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Story (Overlooked)

Apr 26, 2010 • beginners

Now I have a confession to make. I really didn't want to talk about roles and hats and value. I wanted to talk about story. But I didn't want to talk about story directly. Instead, I wanted to illustrate it by structuring my entire presentation as a story.

You've seen that with each of the headings, I labeled a component of the story. I began with a problem and a yearning, and moved through a series of catalysts that brought about change, ultimately leading to a crisis point that presented a crossroads, and finally an epiphany and a resolution.

Whatever role we play, our core deliverable, our most important contribution will probably still remain the written word. For the most part, we are writers. I said at the beginning that many organizations feel that "anyone can write." When you focus only on grammar and style, on rhythm and diction, on correct punctuation and format, then ultimately it's true: any literate person with a college degree can do a good enough job to pass off as a competent writer. But good writing is more than the text. Good writing is story. Story is the magic formula that makes everything work.

When we think of story, we often think of novels and fiction. Conflict, change, and resolution. But if you loosen up the definition of story a bit, you can see its application everywhere. When a user encounters a problem and attempts to find a solution, that's story. Good stories also involve the element of change, but even flat stories (without much change in the characters) are still stories.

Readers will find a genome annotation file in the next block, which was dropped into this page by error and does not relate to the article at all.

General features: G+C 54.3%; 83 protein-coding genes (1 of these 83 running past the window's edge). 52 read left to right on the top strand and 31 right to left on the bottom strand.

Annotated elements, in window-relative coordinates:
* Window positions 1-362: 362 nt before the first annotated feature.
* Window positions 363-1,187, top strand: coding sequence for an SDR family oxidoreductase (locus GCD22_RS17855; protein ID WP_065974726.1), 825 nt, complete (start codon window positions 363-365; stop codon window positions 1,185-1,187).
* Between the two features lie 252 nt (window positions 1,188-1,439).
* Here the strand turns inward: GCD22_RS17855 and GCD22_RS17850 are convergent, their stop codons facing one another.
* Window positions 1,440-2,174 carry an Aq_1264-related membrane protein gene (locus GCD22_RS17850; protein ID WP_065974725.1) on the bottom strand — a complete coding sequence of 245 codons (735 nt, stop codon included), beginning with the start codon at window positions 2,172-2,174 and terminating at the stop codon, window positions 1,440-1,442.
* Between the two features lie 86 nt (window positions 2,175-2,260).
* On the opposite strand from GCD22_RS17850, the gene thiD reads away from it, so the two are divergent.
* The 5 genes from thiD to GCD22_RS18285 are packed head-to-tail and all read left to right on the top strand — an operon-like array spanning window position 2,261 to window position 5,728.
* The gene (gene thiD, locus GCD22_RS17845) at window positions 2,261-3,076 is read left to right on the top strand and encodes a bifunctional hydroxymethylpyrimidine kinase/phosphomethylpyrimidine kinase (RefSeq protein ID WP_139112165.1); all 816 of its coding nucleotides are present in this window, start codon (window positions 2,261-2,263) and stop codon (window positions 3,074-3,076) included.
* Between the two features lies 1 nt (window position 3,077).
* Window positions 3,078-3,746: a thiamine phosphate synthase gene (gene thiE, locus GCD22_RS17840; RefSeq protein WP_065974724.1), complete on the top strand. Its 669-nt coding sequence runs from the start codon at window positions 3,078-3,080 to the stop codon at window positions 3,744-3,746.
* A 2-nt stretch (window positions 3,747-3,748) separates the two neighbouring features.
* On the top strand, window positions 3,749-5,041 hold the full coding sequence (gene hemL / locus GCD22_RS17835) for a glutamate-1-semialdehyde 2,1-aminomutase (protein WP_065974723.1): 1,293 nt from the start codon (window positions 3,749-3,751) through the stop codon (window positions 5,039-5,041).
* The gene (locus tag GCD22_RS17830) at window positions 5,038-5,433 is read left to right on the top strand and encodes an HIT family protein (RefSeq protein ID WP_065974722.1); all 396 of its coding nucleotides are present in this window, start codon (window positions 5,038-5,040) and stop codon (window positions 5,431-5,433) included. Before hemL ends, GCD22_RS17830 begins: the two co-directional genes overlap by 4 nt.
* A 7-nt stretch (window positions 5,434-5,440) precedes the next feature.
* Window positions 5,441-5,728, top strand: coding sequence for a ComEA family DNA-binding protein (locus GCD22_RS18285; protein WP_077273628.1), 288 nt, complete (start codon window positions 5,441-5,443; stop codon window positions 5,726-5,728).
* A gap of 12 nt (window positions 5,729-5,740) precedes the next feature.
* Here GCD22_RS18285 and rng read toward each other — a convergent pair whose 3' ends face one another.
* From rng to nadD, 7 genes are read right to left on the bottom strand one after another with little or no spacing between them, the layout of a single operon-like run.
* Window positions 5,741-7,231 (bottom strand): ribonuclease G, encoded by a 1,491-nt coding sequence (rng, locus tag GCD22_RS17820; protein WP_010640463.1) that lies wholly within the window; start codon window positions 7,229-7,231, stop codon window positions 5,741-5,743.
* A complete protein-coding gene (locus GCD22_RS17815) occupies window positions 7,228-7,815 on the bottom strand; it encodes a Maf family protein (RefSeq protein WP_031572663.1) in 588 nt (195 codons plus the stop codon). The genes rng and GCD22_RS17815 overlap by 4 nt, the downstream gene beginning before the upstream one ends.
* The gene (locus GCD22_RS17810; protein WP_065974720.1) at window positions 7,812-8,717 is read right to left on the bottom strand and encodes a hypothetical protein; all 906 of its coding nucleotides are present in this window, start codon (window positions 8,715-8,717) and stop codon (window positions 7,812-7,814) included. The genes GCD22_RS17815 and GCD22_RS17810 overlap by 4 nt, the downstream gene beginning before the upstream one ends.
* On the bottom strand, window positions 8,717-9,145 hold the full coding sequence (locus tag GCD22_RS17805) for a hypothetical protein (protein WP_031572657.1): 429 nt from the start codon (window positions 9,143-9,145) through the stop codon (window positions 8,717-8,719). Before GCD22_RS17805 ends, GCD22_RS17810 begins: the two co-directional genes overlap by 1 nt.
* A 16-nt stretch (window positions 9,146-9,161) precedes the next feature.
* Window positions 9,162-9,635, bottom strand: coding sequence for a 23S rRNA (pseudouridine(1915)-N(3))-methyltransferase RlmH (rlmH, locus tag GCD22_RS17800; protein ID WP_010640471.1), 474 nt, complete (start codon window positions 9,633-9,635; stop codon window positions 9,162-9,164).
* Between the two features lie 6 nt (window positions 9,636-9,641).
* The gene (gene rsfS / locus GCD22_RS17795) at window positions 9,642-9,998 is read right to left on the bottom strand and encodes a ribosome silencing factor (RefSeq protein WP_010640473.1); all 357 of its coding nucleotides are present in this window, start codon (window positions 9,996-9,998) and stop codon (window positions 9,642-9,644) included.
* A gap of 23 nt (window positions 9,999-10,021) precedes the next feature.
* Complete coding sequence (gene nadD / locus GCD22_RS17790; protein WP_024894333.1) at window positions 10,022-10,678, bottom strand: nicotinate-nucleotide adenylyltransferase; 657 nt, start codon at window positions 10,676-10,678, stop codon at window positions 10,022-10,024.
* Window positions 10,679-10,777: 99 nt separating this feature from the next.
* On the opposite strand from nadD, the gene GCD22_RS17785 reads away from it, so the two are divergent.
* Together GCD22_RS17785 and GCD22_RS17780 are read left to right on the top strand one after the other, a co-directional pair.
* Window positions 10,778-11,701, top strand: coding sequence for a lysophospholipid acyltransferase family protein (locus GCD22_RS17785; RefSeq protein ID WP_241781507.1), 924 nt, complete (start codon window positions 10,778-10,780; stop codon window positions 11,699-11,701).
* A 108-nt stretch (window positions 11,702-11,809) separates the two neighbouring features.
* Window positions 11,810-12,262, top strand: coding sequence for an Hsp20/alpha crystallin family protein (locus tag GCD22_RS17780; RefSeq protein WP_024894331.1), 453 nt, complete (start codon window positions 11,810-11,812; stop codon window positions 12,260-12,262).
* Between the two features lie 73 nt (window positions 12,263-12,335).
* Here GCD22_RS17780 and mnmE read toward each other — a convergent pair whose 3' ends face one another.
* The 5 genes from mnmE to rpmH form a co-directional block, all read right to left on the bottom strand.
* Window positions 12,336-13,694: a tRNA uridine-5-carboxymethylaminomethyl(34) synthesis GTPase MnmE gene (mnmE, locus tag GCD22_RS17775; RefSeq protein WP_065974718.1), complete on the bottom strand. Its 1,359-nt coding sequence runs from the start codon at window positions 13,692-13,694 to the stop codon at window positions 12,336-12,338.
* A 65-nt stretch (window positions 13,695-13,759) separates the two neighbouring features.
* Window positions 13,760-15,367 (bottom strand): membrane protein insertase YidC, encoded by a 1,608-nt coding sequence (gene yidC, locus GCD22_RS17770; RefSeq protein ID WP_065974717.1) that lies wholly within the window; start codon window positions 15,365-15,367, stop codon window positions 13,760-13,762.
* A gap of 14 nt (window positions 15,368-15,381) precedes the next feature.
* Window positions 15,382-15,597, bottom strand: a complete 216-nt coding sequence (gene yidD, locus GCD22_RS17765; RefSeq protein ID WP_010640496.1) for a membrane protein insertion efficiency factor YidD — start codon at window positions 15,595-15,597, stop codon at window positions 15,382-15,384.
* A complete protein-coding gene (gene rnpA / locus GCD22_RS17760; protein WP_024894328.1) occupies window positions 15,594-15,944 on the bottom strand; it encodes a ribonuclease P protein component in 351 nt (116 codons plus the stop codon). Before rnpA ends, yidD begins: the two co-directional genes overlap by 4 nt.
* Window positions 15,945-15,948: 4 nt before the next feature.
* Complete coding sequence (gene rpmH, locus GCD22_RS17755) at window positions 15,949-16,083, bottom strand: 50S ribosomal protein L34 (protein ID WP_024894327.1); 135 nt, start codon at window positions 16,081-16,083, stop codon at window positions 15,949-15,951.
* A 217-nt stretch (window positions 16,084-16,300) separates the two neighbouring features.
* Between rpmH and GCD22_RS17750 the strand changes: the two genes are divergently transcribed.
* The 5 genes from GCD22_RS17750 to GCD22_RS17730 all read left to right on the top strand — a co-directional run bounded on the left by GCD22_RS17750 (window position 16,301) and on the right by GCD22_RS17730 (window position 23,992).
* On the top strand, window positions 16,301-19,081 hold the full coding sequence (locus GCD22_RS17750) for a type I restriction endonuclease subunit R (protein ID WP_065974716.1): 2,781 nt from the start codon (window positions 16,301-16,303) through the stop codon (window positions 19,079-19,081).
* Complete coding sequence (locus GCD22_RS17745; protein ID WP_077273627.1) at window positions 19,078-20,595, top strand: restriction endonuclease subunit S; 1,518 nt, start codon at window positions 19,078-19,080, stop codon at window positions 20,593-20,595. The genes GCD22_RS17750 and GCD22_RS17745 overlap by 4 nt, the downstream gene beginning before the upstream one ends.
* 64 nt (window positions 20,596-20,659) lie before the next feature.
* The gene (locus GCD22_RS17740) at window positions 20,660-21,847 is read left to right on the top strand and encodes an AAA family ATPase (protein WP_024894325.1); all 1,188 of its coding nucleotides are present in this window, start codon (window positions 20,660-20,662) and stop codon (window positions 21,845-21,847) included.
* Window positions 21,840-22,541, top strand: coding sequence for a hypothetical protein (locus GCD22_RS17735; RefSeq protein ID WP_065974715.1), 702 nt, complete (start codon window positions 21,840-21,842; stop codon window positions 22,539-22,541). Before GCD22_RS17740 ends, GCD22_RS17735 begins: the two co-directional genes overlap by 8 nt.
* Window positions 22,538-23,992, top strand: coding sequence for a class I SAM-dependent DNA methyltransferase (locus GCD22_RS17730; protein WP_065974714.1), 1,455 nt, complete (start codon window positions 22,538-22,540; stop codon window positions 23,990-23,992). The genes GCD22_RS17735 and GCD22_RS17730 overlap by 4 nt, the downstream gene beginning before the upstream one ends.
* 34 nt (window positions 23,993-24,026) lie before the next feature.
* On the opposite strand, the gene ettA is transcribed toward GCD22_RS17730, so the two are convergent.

When we write blog posts, or marketing material, or give presentations, it's easy to see how to implement story. You paint a picture of the problem that you or the user are up against, the complexities and attempts to solve the problem, and finally the resolution.

But writing documentation also follows a similar process. You get inside your users' heads and think about the problems they're trying to solve. Not only the problems they're trying to solve, but the problems they'll run into with the application as they're trying to solve the problems. The solutions you find and present will provide the ending to the user's story.

You have all the elements of the story in technical communication: motivation, conflict, change, and resolution. It's not just a model for fiction writers. In fact, Whitney Quesenbery and Kevin Brooks have just written an entire book called Storytelling the User Experience. Whitney sent me an advanced copy that I'm reading now, and it's fascinating. Early in the book, she quotes Ira Glass, host of This American Life, to explain the power of story:

Until you hear a story and you can understand that experience, you don't know what you are talking about. There has to be a person's story that you hear, where finally you get a picture in your head of what it would be like to be that person. Until that moment, you know nothing, and you deal with the information you are given in a flawed way.

Not only will our communication be ineffectual without story, without understanding our users' stories, we won't be able to know what to communicate.

Carry the story mindset with you in any situation -- not just writing the documentation, but in designing the user interface, in creating test scenarios, in presenting training to users -- and you will see your writing take on a whole new life and energy. You will become a better writer, for sure. But more important, when you involve story, you will also become better at whatever role you play.


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About Tom Johnson

Tom Johnson

I'm a technical writer based in the California San Francisco Bay area. Topics I write about on this blog include technical writing, authoring and publishing tools, API documentation, tech comm trends, visual communication, technical writing career advice, information architecture and findability, developer documentation, and more. If you're a professional or aspiring technical writer, be sure to subscribe to email updates using the form above. You can learn more about me here.